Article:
At our state DI tournament, they asked kids to stand who have done DI for four or more years. My kids and one of their teammates stood up. For a moment, the other team manager tsked them to sit and I thought, hey, wait… But they were right. We’ve done Destination Imagination since kindergarten, making this our fourth year.
It was our first competitive year (K-2nd teams have a special non-competitive category). We won our regional tournament and placed fifth in our state tournament. I’m so proud of all the hard work my kids and their team manager did. While she was navigating the intricacies of competitive DI, I was coaching the younger team in a much simpler challenge.
I have said it before, but I’ll say it again. Homeschoolers should consider doing Destination Imagination (or the similar organization Odyssey of the Mind – check your area and see which one has a stronger local organization as they are nearly the same). There are so many reasons, but here are a few:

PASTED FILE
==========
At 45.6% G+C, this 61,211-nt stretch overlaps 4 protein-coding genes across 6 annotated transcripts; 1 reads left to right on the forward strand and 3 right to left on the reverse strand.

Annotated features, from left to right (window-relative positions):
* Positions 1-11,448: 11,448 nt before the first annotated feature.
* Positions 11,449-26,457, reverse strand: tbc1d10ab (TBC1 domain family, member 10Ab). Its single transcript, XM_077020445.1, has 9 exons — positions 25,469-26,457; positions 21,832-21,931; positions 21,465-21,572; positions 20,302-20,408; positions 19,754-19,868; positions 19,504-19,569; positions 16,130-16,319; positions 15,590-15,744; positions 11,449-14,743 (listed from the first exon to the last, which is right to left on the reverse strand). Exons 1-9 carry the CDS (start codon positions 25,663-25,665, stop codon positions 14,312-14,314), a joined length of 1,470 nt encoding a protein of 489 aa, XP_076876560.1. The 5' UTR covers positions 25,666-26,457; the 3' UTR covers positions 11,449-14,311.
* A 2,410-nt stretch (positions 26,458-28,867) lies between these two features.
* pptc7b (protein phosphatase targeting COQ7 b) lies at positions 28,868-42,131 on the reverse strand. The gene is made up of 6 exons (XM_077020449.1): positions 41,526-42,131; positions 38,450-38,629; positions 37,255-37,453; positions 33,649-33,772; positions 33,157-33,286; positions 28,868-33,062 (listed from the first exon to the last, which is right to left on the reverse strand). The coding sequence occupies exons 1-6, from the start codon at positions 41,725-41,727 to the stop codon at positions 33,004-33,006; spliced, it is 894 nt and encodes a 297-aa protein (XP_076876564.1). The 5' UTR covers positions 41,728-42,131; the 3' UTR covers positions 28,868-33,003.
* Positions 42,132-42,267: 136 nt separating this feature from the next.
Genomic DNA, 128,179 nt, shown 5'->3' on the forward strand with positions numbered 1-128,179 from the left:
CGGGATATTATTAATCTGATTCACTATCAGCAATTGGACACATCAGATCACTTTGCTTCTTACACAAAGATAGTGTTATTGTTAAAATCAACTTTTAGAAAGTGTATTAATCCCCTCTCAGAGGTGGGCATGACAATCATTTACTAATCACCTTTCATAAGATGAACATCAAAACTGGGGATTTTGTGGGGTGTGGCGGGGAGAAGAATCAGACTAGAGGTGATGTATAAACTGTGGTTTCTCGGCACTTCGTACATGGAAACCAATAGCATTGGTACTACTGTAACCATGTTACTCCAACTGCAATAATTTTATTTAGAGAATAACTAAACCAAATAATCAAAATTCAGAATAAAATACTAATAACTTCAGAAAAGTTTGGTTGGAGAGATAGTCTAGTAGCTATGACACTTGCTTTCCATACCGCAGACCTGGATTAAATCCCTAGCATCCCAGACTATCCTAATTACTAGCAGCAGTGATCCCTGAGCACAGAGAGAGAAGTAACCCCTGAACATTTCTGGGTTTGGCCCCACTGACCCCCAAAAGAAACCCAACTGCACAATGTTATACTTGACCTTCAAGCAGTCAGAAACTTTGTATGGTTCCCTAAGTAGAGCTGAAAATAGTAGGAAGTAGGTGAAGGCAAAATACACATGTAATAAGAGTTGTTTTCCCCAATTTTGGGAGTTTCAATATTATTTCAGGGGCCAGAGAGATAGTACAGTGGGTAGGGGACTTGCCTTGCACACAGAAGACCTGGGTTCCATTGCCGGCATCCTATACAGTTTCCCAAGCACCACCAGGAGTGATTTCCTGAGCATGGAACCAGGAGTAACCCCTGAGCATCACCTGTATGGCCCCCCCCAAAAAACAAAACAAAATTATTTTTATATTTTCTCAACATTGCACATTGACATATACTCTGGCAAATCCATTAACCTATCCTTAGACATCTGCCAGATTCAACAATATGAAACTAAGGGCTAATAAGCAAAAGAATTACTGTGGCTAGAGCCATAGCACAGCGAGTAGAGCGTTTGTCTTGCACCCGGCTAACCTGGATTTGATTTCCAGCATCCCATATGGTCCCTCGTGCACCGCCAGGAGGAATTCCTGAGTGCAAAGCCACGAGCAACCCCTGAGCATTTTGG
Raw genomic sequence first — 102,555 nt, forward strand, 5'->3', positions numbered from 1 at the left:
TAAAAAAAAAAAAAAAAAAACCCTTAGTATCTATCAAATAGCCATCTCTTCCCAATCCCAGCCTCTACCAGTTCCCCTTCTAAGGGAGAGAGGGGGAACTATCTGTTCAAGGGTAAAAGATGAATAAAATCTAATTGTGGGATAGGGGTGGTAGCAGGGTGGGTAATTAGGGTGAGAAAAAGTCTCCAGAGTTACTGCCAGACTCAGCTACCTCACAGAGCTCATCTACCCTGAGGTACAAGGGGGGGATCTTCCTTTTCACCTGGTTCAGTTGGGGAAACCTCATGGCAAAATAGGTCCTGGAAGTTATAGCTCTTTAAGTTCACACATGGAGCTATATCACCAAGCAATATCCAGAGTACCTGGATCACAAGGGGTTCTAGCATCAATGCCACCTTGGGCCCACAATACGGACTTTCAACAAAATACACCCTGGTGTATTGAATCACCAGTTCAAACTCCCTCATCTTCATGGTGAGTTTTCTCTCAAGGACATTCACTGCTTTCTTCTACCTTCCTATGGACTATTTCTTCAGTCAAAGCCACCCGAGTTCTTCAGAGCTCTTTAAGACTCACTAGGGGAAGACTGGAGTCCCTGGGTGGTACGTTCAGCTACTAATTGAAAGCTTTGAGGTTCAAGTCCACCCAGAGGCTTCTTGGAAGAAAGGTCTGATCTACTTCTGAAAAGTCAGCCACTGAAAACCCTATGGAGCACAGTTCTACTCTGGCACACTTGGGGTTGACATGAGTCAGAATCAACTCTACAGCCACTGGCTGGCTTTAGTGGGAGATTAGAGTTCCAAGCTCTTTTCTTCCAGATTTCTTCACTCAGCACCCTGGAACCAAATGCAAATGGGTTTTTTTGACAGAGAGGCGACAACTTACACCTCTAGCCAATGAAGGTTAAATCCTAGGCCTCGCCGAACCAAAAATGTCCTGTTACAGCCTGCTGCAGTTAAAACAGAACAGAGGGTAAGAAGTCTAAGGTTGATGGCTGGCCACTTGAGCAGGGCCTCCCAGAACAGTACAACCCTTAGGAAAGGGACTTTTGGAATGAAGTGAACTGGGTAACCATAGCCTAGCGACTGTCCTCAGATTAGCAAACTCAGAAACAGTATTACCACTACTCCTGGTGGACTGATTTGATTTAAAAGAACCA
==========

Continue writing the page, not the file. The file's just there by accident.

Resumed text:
- DI teaches kids to work together as a part of a team.
- DI teaches kids confidence to go into new situations and think on their feet.
- DI teaches kids to think outside the box and come up with solutions to problems.
- DI helps kids practice building and engineering in all kinds of ways.
- There is a sense of accomplishment and pride for kids who complete a central challenge.
Destination Imagination does all this in a way that is fun and feels absolutely genuine, as opposed to many of the attempts I’ve seen to teach these teamwork and creativity skills in a school setting. This is real “group work” that’s much more like the kind you might be asked to do in a workplace one day, though it will probably involve fewer popsicle sticks and mailing labels than a DI challenge.